Scrolling through a local news website, I saw a nurse being interviewed about the COVID shot. The blurb that accompanied the video shared that the “…assistant dean of the Columbia University School of Nursing says there needs to be a ‘multifactorial’ approach when trying to convince people to get vaccinated.” The Associated Press also shared the link with the nurse, who’s part of this CDC-funded organization.
As I watched, it was clear that the message was not to inform or educate the public about the shot. It was to do everything possible “to get the last percentage of people vaccinated”. Since that hasn’t happened, despite an abundance of free vaccines being available, groups, including the US government, are using all sorts of approaches to peer pressure everyone to get vaccinated. The nurse suggests using other people – spokespeople of the same race, church representatives, youth ambassadors, and celebrities. Other techniques are to use avenues like social media. Getting the right people to tell their own story to these last few Americans could be convincing. Smiling through the short interview, she seemed proud of strategies and tactics she suggested to raise vaccine confidence.
All over the web, like clockwork, other local news stations and websites shared the exact same message.
The nurse’s message aligned with Biden’s latest complaint that not every American has gotten the shot.
I know he struggles sometimes, but Biden, like those funds the nurse’s mission, have not gotten the message that some Americans do not want the shot, cannot take the shot, and will not get that shot. These Americans aren’t perseverating their message as much as the administration currently is, but they’ve been vocal, too.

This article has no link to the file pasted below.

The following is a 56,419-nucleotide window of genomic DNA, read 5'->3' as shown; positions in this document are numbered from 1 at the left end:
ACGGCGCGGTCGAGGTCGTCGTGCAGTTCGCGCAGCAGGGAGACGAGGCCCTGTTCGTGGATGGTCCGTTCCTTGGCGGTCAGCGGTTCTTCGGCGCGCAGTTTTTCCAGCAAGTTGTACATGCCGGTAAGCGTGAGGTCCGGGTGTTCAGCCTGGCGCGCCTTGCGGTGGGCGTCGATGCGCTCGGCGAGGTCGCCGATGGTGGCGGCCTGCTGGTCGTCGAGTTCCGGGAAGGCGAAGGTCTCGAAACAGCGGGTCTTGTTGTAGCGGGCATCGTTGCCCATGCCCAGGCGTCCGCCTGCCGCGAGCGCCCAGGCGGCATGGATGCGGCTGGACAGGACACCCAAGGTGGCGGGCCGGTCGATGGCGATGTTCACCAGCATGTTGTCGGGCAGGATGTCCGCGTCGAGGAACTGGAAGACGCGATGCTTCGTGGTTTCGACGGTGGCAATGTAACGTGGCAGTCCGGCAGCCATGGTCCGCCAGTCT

They’ve confidently said no.
They’ve politely said no, thank you.
They’ve emphatically said no!
Their message needs no elaborate tactics and is very simple: No means no. They’ve said that over a year ago when vaccines became part of the COVID19 conversation, and their saying it again. How much clearer do they need to be?
My kids know that sometimes they don’t get to do what they want. They know that they may be disappointed if the answer to a request they’ve made is no. It’s tough being a kid, but they know to respect the answer, especially when the answer is no. If they don’t respect it, they may face consequences.
Some people at the top of the COVID19 pyramid are having a hard time respecting an answer they don’t want to hear. I wonder what it’s going to take to get them to back off. With restrictions being reinstated for some in the workforce, regardless of vaccine status, I have an awful feeling that things aren’t going to go so well for some this time around. Threatening and enforcing unnecessary restrictions is not good strategy. That’s squeezed the life out of too many people already.
Cathy Jameson is a Contributing Editor for Age of Autism.